Can you finish Portal in just over six minutes? Technically, you can. That's just the way the world is. You can also complete Resident Evil Village in an hour and a half, and GTA V in just under six. It's just that not everyone is able to do it.
What is it that sets speedrunners apart from other players? What's peculiar to their minds? And are they characterized by any unusual traits?
To begin with, I would like to confess something to you. I myself have never speedran a game. I didn't feel the need to. I have always preferred to play at my own pace, that is rather slowly. I didn't understand the phenomenon of speedrun – why rush through the game at breakneck speed and lose the opportunity to enjoy the gameplay?
Meanwhile, it turns out this phenomenon makes a lot more sense than I have thought, and there's a lot unpack when it comes to the minds of speedrunners themselves.
The need for speed
Speedrun, or getting through a game as quickly as possible, has a few variants. The most common speedrun is the so-called any%, in which the player completes the game as quickly as possible, finishing only the necessary bare minimum. Side missions and other minor activities do not matter. Then, there's a 100% speedrun, when you have to complete everything – not only the main story line, but also side quests, secret locations, etc.
All types of speedruns have one thing in common, of course – you have to act as quickly as possible. It seems there's not much to it. Run fast, don't bother with secrets, don't die along the way. Sounds simple, but it actually isn't. Speedrun is actually a very complicated process, which, despite appearances, is not just about being fast and precise.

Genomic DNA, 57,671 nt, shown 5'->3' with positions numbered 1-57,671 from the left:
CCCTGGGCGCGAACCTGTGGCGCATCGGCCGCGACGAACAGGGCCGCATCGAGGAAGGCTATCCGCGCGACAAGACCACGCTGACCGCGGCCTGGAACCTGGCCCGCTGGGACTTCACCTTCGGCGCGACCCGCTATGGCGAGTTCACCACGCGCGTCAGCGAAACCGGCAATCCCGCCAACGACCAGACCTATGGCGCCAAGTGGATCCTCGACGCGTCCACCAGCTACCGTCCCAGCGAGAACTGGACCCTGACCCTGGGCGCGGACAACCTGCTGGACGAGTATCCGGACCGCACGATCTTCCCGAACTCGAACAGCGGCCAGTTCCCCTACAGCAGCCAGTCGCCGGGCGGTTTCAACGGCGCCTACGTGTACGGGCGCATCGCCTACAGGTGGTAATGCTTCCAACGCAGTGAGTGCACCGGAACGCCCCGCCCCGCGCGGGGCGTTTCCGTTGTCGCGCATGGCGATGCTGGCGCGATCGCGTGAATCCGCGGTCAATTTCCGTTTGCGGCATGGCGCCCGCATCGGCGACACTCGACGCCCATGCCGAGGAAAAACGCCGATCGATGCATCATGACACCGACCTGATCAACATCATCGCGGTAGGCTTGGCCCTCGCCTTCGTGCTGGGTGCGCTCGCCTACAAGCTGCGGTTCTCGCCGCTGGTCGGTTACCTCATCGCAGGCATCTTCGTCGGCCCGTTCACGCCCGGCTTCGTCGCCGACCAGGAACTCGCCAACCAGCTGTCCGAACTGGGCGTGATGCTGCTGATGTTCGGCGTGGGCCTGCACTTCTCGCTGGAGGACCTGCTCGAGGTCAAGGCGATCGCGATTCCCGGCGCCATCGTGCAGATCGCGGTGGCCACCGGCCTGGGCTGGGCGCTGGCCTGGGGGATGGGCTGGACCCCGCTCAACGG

As there's no light without darkness, so there is no speedrun without spending a lot of time.
It seems quite understandable that in order to complete a game as quickly as possible, you need to learn it perfectly first, devoting an appropriate amount of time to the task. It's not uncommon to spend hundreds of hours on a single production, a single level, or even a single sequence (such as a particular jump). A speedrunner must know the game like the back of his hand. Only then will they be able to learn the tricks neccesary to minimize the playthrough time. So, contrary to appearances, this is not a discipline for quick-tempered hotheads. A lot of time has to pass before a speedrunner is able to achieve truly competitive results. But what exactly is the prize?
Speedrunners are usually characterized by a significant need for achievements. They are motivated by a desire to compete – not just with others (though of course they do), but mostly with themselves, and even with the game itself. Speedrunning satisfies ego-oriented goals such as the need to excel above others, hone own skills, and ultimately, become better at what you do.
A successful speedrun, higher ranking position, or simply knowing that you've found a time-saving gateway that no one else has discovered before boosts your sense of efficacy, control, and self-esteem – and that's enough to get your reward system bombarded with dopamine and your self-esteem peaking. And those aren't the only benefits that come with a speedrun.